INT: What was the BRA?
FS: Yes, well, the Boston Redevelopment Authority in the '50s was the agency that had tremendous power to condemn land, raze whole neighborhoods, get federal funds under the Urban Renewal program and then sell that land back to other developers who'd come in and do something different with the land. And it was done in a very nasty way. In reaction to that, there've been several reforms in the BRA, and I think it's fair to say that the BRA has come to be viewed as one of the better planning agencies around and is certainly a lot more sensitive in dealing with neighborhoods, as a big shift towards planning with people and the right of people in neighborhoods to participate in planning their own future. So, it's the same letters, the same agency name but a very different approach to people. But the '50s, it was a very tough agency. It had a lot of power and, in my view, would abuse that power and hurt a lot of people and hurt the city in the process.
INT: You became a volunteer for the anti-inner belt movement?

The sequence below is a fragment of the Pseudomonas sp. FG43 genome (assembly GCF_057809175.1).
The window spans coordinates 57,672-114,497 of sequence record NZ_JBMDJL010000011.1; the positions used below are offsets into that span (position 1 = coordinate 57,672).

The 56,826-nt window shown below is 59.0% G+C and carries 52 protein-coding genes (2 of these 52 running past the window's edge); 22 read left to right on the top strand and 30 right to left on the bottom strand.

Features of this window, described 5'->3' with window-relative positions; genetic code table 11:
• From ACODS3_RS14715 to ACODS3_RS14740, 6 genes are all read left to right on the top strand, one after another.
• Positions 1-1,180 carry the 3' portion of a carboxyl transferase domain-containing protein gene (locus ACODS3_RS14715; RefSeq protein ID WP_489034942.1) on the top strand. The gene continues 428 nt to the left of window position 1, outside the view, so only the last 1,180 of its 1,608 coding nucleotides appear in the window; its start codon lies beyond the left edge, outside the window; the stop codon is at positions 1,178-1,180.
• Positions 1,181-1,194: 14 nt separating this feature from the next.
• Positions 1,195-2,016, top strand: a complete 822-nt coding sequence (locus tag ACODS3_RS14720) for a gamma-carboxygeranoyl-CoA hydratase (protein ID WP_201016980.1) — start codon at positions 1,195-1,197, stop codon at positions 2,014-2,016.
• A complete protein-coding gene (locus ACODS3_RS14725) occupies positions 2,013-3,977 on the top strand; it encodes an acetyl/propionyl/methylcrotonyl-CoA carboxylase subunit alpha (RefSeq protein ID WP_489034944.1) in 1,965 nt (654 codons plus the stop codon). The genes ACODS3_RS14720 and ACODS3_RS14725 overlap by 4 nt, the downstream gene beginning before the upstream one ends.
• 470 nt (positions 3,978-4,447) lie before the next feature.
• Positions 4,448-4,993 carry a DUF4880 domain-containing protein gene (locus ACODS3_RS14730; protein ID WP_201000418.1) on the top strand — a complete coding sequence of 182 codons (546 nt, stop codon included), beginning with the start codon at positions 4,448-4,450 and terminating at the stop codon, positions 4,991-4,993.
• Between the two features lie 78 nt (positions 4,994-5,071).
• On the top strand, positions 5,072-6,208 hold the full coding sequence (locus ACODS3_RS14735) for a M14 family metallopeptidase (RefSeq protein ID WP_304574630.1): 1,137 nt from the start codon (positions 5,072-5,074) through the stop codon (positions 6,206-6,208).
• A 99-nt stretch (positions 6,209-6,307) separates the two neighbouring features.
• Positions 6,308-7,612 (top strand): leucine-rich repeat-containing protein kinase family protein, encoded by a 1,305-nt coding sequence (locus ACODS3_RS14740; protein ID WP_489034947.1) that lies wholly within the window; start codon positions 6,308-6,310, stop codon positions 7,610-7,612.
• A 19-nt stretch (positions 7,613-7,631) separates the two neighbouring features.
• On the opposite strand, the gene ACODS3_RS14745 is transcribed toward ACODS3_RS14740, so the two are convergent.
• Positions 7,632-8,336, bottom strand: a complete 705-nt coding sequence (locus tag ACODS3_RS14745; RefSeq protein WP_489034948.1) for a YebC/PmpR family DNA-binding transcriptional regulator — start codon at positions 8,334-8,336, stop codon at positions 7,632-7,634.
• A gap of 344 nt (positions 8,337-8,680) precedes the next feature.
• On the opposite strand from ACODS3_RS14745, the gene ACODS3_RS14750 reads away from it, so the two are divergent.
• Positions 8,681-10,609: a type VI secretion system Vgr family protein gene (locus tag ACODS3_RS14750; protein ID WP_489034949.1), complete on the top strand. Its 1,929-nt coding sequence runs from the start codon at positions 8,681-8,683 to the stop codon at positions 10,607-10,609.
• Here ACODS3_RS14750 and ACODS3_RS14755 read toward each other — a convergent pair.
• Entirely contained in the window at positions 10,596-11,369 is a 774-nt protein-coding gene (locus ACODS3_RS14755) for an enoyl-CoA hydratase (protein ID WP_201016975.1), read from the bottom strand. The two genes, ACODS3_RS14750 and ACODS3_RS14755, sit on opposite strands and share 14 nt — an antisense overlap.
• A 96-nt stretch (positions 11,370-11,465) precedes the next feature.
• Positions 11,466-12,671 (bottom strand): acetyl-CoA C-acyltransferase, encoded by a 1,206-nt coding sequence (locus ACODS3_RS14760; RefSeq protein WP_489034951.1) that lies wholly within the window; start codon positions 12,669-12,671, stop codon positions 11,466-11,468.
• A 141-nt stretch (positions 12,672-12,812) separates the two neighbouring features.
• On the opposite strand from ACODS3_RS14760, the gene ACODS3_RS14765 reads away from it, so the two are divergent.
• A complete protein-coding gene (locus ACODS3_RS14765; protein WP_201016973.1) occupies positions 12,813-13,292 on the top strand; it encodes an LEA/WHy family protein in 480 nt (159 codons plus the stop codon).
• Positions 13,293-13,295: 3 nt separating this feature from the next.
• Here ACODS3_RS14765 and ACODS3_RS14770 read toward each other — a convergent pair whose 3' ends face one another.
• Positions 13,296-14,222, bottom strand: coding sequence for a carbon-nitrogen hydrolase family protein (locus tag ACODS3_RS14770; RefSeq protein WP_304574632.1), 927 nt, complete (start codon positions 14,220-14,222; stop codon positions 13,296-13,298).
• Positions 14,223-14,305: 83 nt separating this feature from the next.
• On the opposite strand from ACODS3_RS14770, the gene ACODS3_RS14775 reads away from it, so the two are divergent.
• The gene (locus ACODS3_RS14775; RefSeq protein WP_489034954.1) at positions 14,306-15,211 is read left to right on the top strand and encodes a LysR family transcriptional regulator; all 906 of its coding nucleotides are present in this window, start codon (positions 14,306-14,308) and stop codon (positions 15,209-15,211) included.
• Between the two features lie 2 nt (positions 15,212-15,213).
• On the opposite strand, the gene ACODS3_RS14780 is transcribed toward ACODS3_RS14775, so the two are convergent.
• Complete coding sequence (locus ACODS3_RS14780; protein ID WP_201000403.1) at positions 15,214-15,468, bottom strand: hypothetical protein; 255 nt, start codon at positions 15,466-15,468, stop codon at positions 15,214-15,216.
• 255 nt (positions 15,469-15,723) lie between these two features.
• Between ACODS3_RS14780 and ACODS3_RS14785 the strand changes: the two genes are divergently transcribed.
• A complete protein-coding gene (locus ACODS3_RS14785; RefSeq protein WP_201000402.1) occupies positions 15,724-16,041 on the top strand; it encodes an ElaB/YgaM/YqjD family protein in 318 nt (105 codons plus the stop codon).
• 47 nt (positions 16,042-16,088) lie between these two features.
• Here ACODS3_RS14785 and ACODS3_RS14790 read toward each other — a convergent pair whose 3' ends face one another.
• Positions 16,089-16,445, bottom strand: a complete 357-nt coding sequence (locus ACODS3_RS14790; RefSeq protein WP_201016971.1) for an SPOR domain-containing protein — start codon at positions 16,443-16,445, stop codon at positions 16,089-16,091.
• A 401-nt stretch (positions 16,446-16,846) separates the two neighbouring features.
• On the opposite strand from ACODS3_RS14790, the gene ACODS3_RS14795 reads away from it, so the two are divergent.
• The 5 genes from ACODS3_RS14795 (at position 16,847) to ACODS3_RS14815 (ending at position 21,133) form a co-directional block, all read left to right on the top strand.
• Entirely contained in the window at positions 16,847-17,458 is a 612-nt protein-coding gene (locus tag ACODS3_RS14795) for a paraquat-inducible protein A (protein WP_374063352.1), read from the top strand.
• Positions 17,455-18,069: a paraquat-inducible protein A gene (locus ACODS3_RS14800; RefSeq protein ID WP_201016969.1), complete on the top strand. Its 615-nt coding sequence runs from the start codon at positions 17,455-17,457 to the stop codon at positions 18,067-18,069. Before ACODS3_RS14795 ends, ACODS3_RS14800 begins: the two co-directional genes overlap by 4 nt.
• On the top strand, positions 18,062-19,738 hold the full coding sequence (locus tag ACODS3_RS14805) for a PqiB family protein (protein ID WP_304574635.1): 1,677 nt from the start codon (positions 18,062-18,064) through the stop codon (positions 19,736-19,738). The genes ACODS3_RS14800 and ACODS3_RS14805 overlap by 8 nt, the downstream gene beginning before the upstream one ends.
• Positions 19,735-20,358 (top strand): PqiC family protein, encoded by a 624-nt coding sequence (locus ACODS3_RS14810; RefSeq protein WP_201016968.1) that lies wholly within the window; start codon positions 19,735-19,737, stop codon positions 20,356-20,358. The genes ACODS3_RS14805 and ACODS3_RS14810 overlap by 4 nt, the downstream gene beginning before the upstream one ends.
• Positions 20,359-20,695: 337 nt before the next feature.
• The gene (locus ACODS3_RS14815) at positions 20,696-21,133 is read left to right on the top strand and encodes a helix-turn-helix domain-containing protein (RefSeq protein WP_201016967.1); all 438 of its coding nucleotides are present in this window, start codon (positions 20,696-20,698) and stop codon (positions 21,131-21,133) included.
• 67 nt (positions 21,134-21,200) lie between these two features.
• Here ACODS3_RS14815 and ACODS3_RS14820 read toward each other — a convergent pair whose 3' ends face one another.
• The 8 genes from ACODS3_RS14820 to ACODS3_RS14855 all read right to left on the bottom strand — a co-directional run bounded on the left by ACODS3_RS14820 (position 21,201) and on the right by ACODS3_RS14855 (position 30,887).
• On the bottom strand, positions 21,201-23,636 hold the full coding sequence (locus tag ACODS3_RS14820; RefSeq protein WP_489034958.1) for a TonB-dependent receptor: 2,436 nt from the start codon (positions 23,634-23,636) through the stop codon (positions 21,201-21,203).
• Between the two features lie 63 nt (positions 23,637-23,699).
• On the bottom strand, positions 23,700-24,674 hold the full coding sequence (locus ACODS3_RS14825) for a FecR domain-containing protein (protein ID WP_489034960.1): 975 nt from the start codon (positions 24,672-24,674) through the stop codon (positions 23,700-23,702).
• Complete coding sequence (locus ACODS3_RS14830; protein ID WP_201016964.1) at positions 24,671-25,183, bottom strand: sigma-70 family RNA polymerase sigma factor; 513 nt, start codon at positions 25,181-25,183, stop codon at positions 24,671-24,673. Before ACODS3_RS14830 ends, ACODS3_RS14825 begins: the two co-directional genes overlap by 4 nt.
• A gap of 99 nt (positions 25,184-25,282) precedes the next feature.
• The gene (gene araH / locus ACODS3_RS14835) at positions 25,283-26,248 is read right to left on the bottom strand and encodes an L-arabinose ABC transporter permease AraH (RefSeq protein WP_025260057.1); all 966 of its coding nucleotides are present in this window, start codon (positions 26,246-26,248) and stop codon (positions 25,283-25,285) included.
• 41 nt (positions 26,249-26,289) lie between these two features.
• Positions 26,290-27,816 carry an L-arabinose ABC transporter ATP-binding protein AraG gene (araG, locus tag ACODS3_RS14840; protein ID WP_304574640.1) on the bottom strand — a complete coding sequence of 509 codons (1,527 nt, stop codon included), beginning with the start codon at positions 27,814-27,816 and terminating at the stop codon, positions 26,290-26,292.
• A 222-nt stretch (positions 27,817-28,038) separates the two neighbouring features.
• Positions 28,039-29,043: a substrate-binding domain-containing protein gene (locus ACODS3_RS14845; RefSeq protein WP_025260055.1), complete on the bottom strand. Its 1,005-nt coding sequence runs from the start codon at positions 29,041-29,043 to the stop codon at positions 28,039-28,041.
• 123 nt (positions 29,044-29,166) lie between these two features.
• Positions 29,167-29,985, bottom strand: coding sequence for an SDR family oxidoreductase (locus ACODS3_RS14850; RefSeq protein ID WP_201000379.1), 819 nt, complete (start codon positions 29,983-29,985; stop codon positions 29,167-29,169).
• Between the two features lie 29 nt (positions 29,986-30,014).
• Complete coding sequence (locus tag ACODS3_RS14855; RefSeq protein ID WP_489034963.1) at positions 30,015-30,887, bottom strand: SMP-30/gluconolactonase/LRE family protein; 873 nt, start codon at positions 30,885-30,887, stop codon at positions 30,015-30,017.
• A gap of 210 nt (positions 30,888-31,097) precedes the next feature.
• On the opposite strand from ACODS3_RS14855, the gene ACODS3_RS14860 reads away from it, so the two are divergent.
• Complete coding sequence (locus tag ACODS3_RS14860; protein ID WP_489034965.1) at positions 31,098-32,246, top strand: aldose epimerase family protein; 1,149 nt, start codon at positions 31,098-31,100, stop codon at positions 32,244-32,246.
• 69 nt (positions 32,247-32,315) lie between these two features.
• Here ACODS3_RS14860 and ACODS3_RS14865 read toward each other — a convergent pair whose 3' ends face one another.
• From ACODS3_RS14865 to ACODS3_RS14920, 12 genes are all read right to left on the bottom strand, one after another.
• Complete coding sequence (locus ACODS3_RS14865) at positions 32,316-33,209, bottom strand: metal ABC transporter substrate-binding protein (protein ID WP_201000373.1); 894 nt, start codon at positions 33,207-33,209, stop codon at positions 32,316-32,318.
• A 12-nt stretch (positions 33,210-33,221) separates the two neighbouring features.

FS: Yeah. There were a group of who worked at the Boston Redevelopment Authority, young engineers, planners who really felt that the highways were wrong, were bad to the people in the neighborhoods, but also wrong for the city. And we began work as volunteers, supporting initially a community group in Cambridge that was fighting the inner belt, which ultimately broadened to a city-wide movement that included East Boston, South Boston, Roxbury, Jamaica Plain, as well as Cambridge and Sommerville, saying, "Stop! This is a huge mistake both for the people and the city and we need to go in a different direction and we need to emphasize public transportation." I mean, first, we have to stop destroying these neighborhoods because they're valuable. They're not throw-away items. They're -- they're important places that people live. And, secondly, in terms of the real future of this city, we shouldn't be betting on bringing new cars into the city. We've got more cars than we can handle. You know, you're gonna knock down half the city to building parking lots and really destroy what's left of Boston? You know, the whole urban attitude was, "This is a great city. Let's reinforce it with public transportation so people can get here without cars and be part of the city's economy." So it was a combination of reaction against the destruction of the urban neighborhoods but also I think a positive force for a different vision of the city and how the city could really thrive. And I think the record is clear that the roads did not get built, transit did get built, and the City of Boston is thriving. So I think there's substantial evidence out there that that direction has been a good thing for the city not only in terms of avoiding the destruction of those neighborhoods and avoiding the harm to a lot of people, but also in terms of building a different kind of economy that Boston has prospered with.